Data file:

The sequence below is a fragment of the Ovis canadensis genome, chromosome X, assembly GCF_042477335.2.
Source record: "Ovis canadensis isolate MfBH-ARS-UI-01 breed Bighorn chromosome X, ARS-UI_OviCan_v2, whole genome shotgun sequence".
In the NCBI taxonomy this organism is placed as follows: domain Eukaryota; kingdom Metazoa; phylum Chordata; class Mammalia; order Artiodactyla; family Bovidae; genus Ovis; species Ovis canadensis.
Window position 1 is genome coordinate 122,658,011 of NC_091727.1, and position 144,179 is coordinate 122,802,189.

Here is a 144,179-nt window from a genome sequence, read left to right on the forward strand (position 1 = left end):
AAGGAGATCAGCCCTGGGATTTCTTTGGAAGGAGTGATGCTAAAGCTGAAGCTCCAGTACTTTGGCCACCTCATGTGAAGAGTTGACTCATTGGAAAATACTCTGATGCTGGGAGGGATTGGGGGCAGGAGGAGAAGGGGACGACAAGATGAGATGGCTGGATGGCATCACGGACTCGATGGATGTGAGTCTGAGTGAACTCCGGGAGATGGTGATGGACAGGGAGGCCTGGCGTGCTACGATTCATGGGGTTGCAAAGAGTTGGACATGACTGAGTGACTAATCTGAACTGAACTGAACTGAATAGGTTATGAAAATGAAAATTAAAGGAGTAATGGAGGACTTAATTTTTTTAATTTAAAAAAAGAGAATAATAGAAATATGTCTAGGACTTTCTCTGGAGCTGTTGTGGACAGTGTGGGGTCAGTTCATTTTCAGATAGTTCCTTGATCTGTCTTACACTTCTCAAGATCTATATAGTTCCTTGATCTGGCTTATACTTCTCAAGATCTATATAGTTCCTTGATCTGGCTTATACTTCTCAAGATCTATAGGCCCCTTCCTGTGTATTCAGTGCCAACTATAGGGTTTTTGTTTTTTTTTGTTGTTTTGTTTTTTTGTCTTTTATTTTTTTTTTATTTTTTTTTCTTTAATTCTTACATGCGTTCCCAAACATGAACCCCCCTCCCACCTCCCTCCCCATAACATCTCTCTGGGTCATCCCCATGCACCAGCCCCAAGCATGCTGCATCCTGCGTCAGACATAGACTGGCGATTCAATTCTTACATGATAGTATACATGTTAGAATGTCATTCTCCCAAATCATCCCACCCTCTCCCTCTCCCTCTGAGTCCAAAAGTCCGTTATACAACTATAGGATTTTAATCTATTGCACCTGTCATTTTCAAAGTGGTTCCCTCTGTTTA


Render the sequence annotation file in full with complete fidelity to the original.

The sequence below is a fragment of the Ovis canadensis genome, chromosome X, assembly GCF_042477335.2.
Source record: "Ovis canadensis isolate MfBH-ARS-UI-01 breed Bighorn chromosome X, ARS-UI_OviCan_v2, whole genome shotgun sequence".
In the NCBI taxonomy this organism is placed as follows: domain Eukaryota; kingdom Metazoa; phylum Chordata; class Mammalia; order Artiodactyla; family Bovidae; genus Ovis; species Ovis canadensis.
Window position 1 is genome coordinate 122,658,011 of NC_091727.1, and position 144,179 is coordinate 122,802,189.

Here is a 144,179-nt window from a genome sequence, read left to right on the forward strand (position 1 = left end):
AAGGAGATCAGCCCTGGGATTTCTTTGGAAGGAGTGATGCTAAAGCTGAAGCTCCAGTACTTTGGCCACCTCATGTGAAGAGTTGACTCATTGGAAAATACTCTGATGCTGGGAGGGATTGGGGGCAGGAGGAGAAGGGGACGACAAGATGAGATGGCTGGATGGCATCACGGACTCGATGGATGTGAGTCTGAGTGAACTCCGGGAGATGGTGATGGACAGGGAGGCCTGGCGTGCTACGATTCATGGGGTTGCAAAGAGTTGGACATGACTGAGTGACTAATCTGAACTGAACTGAACTGAATAGGTTATGAAAATGAAAATTAAAGGAGTAATGGAGGACTTAATTTTTTTAATTTAAAAAAAGAGAATAATAGAAATATGTCTAGGACTTTCTCTGGAGCTGTTGTGGACAGTGTGGGGTCAGTTCATTTTCAGATAGTTCCTTGATCTGTCTTACACTTCTCAAGATCTATATAGTTCCTTGATCTGGCTTATACTTCTCAAGATCTATATAGTTCCTTGATCTGGCTTATACTTCTCAAGATCTATAGGCCCCTTCCTGTGTATTCAGTGCCAACTATAGGGTTTTTGTTTTTTTTTGTTGTTTTGTTTTTTTGTCTTTTATTTTTTTTTTATTTTTTTTTCTTTAATTCTTACATGCGTTCCCAAACATGAACCCCCCTCCCACCTCCCTCCCCATAACATCTCTCTGGGTCATCCCCATGCACCAGCCCCAAGCATGCTGCATCCTGCGTCAGACATAGACTGGCGATTCAATTCTTACATGATAGTATACATGTTAGAATGTCATTCTCCCAAATCATCCCACCCTCTCCCTCTCCCTCTGAGTCCAAAAGTCCGTTATACAACTATAGGATTTTAATCTATTGCACCTGTCATTTTCAAAGTGGTTCCCTCTGTTTA